© Ryan Waneka / HIFFCO

Dewi (deh-wee) is an independent film director and editor based in Louisville, Colorado. She was born in Bandung, Indonesia, in 1978, to a young Indonesian birthmother who named her Dewi, and descends from Orang Banjar, Dayak, and Sunda to whom she attributes her Indigenous and anticolonialism worldview; and an English birthfather to whom she attributes her light-skinned privilege. She was adopted as an infant by white, middle-class American parents who named her Amy, loved her deeply, and raised her in Lexington, Kentucky, with multiple journeys back to Southeast Asia for her father's work as a geographer and academic. As far back as she can remember, she’s seen the world through cinematic eyes, made sense of her life through music, and found truth in the shadow of the mainstream.

After graduating with a journalism degree from Indiana University in Bloomington, Dewi's love of nature and story led her to Washington, D.C., in 2000, where she edited magazines for conservation nonprofits. In 2011, she made her first two documentaries on-set in Yosemite National Park, and two years later, dove into filmmaking full time. Having spent years observing a conservation movement that's disproportionately white, she founded and co-directed the National Park Experience film series, amplifying BIPOC narratives in the outdoors via documentary films— including her first feature— that appeared in national parks, film festivals, and on PBS and nationalgeographic.com. She has since dedicated her career to narrative correction, using the camera to decenter white supremacy, colonialism, and white saviorism, which she believes keep humanity in a toxic loop with itself and the planet.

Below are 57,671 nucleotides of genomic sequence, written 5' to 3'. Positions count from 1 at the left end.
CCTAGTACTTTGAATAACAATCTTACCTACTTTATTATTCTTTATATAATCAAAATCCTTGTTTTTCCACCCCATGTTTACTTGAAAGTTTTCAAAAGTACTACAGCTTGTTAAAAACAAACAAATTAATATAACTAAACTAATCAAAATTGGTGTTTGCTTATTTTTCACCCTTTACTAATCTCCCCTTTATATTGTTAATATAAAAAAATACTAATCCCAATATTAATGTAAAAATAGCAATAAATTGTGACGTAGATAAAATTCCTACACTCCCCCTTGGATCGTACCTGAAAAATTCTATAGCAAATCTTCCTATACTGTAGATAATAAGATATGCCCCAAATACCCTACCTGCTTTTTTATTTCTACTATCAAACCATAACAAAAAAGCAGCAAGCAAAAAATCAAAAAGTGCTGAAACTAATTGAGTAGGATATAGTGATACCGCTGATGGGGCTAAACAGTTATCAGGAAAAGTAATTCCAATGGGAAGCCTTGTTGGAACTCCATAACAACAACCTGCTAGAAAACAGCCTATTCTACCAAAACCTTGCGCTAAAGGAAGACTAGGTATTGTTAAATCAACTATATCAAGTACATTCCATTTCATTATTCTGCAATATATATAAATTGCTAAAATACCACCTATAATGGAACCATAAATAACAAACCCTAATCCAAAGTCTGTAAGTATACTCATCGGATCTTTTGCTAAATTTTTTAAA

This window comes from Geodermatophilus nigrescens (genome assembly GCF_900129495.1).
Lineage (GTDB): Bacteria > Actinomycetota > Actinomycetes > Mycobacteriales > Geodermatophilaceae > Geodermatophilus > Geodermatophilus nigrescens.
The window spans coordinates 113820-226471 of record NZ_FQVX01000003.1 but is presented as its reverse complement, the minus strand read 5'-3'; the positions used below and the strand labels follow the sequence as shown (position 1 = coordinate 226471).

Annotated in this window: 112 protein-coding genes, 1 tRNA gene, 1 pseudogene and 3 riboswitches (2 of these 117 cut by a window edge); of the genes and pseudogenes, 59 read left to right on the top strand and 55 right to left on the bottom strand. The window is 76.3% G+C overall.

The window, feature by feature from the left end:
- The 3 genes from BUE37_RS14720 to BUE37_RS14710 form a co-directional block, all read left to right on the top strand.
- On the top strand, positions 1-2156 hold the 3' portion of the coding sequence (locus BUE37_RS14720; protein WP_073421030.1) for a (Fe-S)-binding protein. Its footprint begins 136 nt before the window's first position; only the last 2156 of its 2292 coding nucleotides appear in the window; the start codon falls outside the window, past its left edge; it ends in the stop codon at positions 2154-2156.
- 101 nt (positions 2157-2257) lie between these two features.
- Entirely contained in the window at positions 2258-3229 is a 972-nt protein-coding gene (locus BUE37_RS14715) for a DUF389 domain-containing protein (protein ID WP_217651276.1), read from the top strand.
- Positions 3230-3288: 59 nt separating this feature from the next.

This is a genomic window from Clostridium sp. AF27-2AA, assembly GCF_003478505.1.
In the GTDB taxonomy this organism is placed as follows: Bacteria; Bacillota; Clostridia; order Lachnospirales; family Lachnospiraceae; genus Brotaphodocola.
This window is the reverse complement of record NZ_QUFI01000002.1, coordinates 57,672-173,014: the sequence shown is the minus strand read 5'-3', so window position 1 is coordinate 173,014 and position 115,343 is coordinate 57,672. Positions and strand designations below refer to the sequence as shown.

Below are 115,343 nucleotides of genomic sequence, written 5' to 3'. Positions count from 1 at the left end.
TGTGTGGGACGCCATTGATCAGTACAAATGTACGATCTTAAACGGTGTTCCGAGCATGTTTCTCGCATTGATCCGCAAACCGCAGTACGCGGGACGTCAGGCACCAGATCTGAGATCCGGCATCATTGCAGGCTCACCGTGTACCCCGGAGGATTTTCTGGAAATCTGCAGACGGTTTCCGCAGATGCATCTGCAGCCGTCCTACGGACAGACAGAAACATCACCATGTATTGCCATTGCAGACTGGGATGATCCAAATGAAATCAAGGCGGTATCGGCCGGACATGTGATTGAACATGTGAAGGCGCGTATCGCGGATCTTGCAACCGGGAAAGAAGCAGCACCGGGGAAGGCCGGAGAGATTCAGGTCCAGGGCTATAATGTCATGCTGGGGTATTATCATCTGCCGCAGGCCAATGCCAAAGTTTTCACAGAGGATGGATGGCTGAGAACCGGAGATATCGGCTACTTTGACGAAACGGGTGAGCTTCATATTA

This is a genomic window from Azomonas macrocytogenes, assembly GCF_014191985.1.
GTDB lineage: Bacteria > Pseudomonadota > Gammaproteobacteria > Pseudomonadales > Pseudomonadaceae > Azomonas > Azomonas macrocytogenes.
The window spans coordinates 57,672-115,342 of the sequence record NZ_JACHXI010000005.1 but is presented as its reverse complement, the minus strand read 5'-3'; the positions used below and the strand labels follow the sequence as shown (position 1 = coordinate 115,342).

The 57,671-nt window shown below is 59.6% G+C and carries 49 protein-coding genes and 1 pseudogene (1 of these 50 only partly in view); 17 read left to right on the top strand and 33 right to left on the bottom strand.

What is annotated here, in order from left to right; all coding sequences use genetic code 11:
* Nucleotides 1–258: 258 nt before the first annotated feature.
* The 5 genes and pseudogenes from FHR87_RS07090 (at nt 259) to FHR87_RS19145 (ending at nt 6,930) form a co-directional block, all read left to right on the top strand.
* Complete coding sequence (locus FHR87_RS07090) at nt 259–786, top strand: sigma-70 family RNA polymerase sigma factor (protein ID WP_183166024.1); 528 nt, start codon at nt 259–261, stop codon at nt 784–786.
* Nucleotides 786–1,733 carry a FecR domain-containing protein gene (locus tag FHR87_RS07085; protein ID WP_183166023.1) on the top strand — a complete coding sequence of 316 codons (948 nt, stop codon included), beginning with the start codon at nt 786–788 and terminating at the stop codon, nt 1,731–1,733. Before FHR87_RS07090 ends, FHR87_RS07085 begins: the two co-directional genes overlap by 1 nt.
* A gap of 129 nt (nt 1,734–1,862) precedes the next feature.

Dewi's newest short, ARA, UNTAMED, is a personal account of her racial awakening, triggered by the Black Lives Matter uprising in the Summer of 2020 and her struggle to engage her then-7-year-old daughter as she transitioned from blending to dissenting in their white suburban community. She and her life+creative partner, Jason Houston (below), are also in development and early production on an experimental collection of short films, MY NAME IS NOT AMY, which explores present-day colonialism and indigeneity through the lens of Dewi's awakening as a transracial adoptee. This film is the focus of her current fellowship at Cine Fe.

Dewi has directed, cast, produced, filmed, and edited for a wide range of clients, including the BBC, Biden-Harris campaign, the Oscar-winning production company Fine Films, Exposure Labs, The Discovery Channel, Instagram, Crocs, and nonprofit organizations like American Rivers. She is a proud member of the Asian American Documentary NetworkBrown Girls Doc Mafia, and Film Fatales, and serves as a mentor for Girls Who Click, Community Resources, Inc., and the Wild Idea Lab. She loves collaborating on BIPOC- and female-led film projects that help decolonize the film industry and push the creative boundaries of documentary.

Dewi's work has been supported by generous individuals, foundations, nonprofit organizations, production companies, media outlets, and brands such as REI and Osprey Packs. In addition to filmmaking, she also serves as a story consultant, workshop coach, guest instructor, festival programmer, festival juror, and panelist, with guest appearances ranging from Costa Rica to Yale.

© Ryan Waneka / HIFFCO